Chitosan is a polysaccharide found in the shells of crustaceans.
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This supplement has been used in connection with the following health conditions:
1 to 3 grams daily
Chitosan is a fiber-like polysaccharide that has been shown to improve cholesterol levels in a number of clinical trials.
The fiber-like polysaccharide is found in the exoskeletons of insects, crabs, and shrimp, as well as the cell walls of fungi and yeast. Chitosan has properties similar to viscous fibers and is believed to reduce the absorption of dietary cholesterol and inhibit cholesterol synthesis. In one placebo-controlled trial, 116 subjects with obesity taking 3.2 grams of chitosan daily for 12 weeks resulted in a 4.7% drop in LDL-cholesterol levels relative to placebo; the effect could not be fully explained by shifts in cholesterol absorption and metabolism, suggesting an unknown mechanism may contribute to its benefits. Furthermore, chitosan was found to be effective for lowering total and LDL-cholesterol levels in a meta-analysis of 14 randomized controlled trials. Another meta-analysis included data from 14 randomized controlled trials in subjects with overweight and obesity and found treatment with chitosan, at doses of 1–3 grams per day for an average of 17 weeks, lowered total and LDL-cholesterol levels, increased HDL-cholesterol levels, and reduced triglyceride levels.
1 to 3 grams per day
Chitosan is type of fiber that has been shown to have a small positive impact on weight loss.
Chitosan is a fiber extracted from the shells of crustaceans such as shrimp and crab or the cell walls of fungi. It is sometimes used in the food industry as a thickener and emulsifier. In a placebo-controlled trial, 96 subjects with overweight and obesity took 2.5 grams of chitosan per day or placebo for 90 days. Despite having similar calorie intake, those in the chitosan group lost an average of 3.1 kg (almost 7 pounds) while those in the placebo group had no significant change in body weight. In addition, the chitosan group had decreased body fat, abdominal fat, and waist circumference, had reductions in high HgA1c (a marker of glucose regulation), and reported improved quality of life. Two meta-analyses, one that included data from 14 randomized controlled trials with a combined total of 1,101 participants and another that included data from 15 trials with 1,130 participants, showed chitosan mildly reduces body weight and body fat in individuals with overweight or obesity. Findings from another trial suggest taking 2 grams per day of vitamin C along with 3 grams per day of chitosan may induce greater weight loss than chitosan alone. Chitosan has been shown to reduce fat absorption in laboratory animals, but controlled human trials have found chitosan has little to no impact on fat absorption. Although more research is needed to understand how chitosan induces weight loss, one possibility is that, as a prebiotic fiber, it may alter the gut microbiome composition in ways that promote healthy metabolism.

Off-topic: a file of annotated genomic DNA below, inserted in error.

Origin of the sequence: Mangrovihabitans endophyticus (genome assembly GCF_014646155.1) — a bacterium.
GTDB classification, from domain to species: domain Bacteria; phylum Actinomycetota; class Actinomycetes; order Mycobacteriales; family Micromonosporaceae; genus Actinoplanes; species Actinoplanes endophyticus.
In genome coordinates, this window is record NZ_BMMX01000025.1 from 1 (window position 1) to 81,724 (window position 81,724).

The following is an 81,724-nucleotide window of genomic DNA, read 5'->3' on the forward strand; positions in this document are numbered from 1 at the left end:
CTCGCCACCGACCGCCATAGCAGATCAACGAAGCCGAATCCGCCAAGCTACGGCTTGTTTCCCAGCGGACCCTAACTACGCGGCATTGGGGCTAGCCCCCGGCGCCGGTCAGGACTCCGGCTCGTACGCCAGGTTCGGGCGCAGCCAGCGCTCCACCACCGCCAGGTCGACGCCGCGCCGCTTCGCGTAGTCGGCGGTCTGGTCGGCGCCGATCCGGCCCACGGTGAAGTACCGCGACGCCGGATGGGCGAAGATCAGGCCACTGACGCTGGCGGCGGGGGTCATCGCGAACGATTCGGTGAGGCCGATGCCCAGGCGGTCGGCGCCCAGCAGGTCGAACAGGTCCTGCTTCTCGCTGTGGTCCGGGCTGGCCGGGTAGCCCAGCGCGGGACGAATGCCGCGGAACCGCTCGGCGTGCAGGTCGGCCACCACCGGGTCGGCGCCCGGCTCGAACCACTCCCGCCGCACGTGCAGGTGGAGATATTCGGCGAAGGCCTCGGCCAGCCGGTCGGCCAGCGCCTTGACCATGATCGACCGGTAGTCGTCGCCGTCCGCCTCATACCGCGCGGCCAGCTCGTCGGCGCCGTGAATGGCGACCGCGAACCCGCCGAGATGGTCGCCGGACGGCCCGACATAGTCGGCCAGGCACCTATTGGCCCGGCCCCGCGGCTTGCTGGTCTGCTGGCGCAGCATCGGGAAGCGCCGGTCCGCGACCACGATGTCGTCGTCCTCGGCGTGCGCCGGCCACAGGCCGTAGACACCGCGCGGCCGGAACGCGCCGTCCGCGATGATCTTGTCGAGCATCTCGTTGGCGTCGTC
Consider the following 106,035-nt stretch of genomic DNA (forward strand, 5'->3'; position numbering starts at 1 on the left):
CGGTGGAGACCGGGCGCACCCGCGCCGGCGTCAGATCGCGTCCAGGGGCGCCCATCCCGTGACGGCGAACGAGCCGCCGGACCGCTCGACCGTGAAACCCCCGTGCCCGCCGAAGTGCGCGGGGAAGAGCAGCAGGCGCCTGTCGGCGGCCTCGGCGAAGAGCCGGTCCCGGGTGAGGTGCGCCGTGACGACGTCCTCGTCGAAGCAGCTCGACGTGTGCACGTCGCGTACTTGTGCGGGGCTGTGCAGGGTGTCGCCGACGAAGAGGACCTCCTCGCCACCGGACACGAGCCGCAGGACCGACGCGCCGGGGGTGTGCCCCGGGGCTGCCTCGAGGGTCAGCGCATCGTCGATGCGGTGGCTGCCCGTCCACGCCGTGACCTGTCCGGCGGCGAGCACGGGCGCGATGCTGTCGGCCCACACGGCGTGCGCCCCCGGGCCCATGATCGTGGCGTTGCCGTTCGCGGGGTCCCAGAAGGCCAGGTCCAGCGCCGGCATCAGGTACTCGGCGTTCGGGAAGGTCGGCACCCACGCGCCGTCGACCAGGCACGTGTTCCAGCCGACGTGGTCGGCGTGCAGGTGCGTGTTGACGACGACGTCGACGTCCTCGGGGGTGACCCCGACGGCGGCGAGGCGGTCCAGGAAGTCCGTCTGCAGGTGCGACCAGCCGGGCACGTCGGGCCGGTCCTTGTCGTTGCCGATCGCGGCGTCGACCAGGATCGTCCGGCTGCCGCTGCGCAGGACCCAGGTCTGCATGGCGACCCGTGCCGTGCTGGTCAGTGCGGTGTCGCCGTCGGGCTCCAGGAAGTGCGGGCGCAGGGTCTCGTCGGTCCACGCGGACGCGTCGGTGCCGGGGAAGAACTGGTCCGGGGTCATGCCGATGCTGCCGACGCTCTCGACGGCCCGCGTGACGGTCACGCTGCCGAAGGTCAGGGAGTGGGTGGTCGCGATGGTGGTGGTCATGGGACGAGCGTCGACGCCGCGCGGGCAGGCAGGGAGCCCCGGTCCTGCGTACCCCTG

How It Works
How to Use It
Most human research has used 3–6 grams per day with meals.
Where to Find It
Chitosan is extracted from the shells of crustaceans, such as shrimp and crab.
Chitosan is not an essential nutrient, so deficiencies do not occur.
Interactions with Supplements, Foods, & Other Compounds
While no long-term studies of the effects of chitosan on human health have been done, animal studies suggest that this compound could inhibit the absorption of minerals and fat-soluble vitamins.
Interactions with Medicines
Adverse effects on the growth of children and on the outcome of pregnancy are possible.1 In addition, although chitosan-included alterations in intestinal flora are believed to be beneficial, the possibility that these changes may have negative long-term consequences has not been ruled out. People with intestinal malabsorption syndromes should not use chitosan.
Last Review: 05-12-2015
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The information presented by TraceGains is for informational purposes only. It is based on scientific studies (human, animal, or in vitro), clinical experience, or traditional usage as cited in each article. The results reported may not necessarily occur in all individuals. For many of the conditions discussed, treatment with prescription or over the counter medication is also available. Consult your doctor, practitioner, and/or pharmacist for any health problem and before using any supplements or before making any changes in prescribed medications. Information expires December 2023.